The main challenges were:
to identify the main requirements and potential benefits of the new technology;
to define the new product: Additive Layer Manufacturing (ALM) Heat Pipes (HP);
to bind the ALM parts and extruded HP parts;
to quantify the advantage of these newly combined HP system which integrate ALM parts in classical HP;
to identify possible applications of this improvement.
The newly assembly:
Enables much larger interface between heat source and the HP as it incorporates spreader capabilities;
Reduce dimensions in case of non-linear HP;
Has better thermal performance than classical HP (overall conductivity);
Enables more complex designs of heat transfer systems.
The product tested are two different configurations of linking between classically extruded HP and ALM HP which are compared to classical HP linking. The larger linking part between these new types of HP made by ALM and classical HP, enables larger heat exchange surface area. This explains the large benefit in terms of thermal performance. The additive manufacturing technique enables to design the ALM HP with much more possibilities: it removes some limitation due to the extrusion technique.
Three architectures were tested which involves 3 inline HP each:
3 classically extruded HP;
2 extruded in parallel at hot source, 2 at cold sink and 1 larger ALM linked HP in between;
1 extruded in parallel at hot source, 1 at cold sink and 1 larger ALM linked HP in between;
The following main stages have been successfully run:
Material and process test;
Manufacturing Engineering Model (EM);
EM results correlation;
Proposal for further work.
At the end of the project, concept of ALM HP have been successfully demonstrated to be useful and highly performant. The partners have benefit from a significant gain in ALM process knowledge that will enable short term consideration of this technology on flight opportunities.
Additional development activities must be performed in order to finalize some processes essentially in terms of design to costs aspects.
Several ongoing projects are looking intensively on this technology to be baselined in the thermal / mechanical architecture of the platform and / or instrument.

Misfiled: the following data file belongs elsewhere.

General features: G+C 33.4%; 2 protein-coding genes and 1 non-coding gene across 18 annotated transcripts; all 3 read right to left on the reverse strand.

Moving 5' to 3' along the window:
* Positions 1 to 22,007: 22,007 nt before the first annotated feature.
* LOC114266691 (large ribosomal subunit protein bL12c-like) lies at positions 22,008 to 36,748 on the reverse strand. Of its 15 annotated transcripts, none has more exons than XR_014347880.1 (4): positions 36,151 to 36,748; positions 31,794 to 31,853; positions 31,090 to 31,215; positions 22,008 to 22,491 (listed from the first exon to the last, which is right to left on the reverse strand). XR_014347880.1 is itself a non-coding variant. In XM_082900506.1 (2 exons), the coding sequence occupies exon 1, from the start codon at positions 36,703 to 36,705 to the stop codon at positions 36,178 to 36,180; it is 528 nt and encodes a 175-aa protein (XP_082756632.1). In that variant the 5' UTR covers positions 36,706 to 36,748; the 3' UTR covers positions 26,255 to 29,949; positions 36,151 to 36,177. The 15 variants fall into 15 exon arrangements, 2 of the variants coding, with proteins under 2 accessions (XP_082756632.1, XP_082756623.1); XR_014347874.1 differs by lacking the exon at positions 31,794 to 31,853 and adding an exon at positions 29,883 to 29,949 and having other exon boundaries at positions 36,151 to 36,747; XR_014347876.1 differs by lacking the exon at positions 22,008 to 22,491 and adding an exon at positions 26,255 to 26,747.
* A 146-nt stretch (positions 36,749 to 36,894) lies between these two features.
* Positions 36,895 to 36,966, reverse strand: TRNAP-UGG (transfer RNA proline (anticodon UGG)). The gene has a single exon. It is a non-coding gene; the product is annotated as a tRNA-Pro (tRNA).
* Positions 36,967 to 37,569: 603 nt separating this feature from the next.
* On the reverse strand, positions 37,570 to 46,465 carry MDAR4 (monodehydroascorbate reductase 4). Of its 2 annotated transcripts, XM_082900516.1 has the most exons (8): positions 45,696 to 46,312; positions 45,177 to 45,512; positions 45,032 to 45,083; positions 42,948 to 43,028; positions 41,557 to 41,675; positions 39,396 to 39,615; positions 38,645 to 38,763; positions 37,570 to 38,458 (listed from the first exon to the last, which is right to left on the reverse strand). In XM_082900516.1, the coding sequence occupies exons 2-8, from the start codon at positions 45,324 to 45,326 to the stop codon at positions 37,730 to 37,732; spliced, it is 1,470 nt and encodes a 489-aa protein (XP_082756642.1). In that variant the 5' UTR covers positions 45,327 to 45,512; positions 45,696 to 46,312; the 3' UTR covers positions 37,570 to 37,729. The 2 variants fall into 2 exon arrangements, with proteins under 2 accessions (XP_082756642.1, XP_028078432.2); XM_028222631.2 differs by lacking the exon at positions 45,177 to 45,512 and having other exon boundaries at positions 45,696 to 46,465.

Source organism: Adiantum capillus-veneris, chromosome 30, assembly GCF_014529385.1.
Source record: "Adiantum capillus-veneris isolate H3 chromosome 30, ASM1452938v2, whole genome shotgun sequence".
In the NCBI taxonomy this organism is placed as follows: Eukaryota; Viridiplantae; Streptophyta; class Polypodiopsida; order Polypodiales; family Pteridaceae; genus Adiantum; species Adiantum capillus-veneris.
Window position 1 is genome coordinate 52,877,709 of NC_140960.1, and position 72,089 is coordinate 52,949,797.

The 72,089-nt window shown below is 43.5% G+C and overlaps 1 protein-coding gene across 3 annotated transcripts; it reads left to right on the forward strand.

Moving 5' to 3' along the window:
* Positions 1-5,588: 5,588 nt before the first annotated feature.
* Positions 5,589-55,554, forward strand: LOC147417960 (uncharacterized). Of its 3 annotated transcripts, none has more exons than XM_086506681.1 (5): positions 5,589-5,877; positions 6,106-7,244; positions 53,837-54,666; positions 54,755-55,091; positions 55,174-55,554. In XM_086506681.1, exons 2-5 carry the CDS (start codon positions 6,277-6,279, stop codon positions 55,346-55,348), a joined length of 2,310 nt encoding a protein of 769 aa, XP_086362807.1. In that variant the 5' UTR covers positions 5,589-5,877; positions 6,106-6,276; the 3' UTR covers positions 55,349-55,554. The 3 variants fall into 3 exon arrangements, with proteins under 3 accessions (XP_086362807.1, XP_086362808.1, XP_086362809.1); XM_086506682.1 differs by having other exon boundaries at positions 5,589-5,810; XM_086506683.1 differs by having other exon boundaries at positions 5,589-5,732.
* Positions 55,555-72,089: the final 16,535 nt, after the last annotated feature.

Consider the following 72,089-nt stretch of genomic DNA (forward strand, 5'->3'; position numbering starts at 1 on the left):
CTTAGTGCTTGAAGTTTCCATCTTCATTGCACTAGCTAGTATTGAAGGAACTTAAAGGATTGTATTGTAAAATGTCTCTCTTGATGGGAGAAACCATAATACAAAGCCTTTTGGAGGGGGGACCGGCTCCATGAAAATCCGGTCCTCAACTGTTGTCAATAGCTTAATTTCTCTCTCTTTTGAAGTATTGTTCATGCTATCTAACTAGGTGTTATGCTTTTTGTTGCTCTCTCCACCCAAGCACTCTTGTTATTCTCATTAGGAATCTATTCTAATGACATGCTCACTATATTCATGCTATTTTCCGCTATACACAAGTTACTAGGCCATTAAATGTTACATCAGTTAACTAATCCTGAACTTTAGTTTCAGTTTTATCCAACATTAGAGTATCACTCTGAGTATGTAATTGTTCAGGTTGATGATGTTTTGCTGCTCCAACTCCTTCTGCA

SEVERAL THOUSAND NOVEL HEAT PIPES ARE NOW BEING PRODUCED EACH YEAR BY BELGIAN COMPANY EURO HEAT PIPES, FOLLOWING ITS PARTICIPATION IN ESA’S EUROSTAR NEO PARTNERSHIP PROJECT.
Working with satellite manufacturer Airbus, Eurostar Neo is dedicated to developing, qualifying and validating Airbus’ next-generation satellite platform for the core satellite communications market.
Because this new generation of satellite is larger and more powerful than the previous one, it has driven demand for further innovation in thermal control technologies while answering market needs for ever improved cost competitiveness and shortened satellite manufacturing schedules.
Airbus and ESA selected Euro Heat Pipes in Belgium to provide a reliable supply of thousands of heat pipes to transport the heat from the hottest parts of the satellite to the cool areas radiating to deep space. The challenge was huge as it involved a wide range of shapes, lengths and performance specifications as well as kilometres of heat pipes needed for each Eurostar Neo satellite.
The development and preparation for such a large-scale production of a wide range of heat pipes required significant financial investment by industry. Being part of a large-scale ESA Partnership Project such as Eurostar Neo reduces the risk to industry’s investment and offers a direct opportunity for in-orbit validation.
Through this project, Euro Heat Pipes has grown its production capacity from a few hundred to several thousands of heat pipes per year. The company has also recruited several additional staff and improved its product standardisation.
Heat pipes ready for delivery
The successful collaboration has helped Euro Heat Pipes to grow into a competitive, reliable, high-volume capacity supplier of a large heat pipe portfolio on the world market.
Eurostar Neo is part of ESA’s ARTES (Advanced Research in Telecommunications Systems) Programme element Neosat to develop and qualify two new satellite product lines, one with Airbus and one with Thales Alenia Space, enabling the European space industry to deliver commercially competitive satellites in the 3 – 6 tonnes launch mass range. The programme includes the in-orbit validation of the new platforms. To date 12 satellites have been sold, enabling a projected return on investment for participating states exceeding €20 for every €1 invested.
Neosat is a joint undertaking between ESA and the French Space Agency (CNES) with joint programme management and contributions from several member states, including Belgium.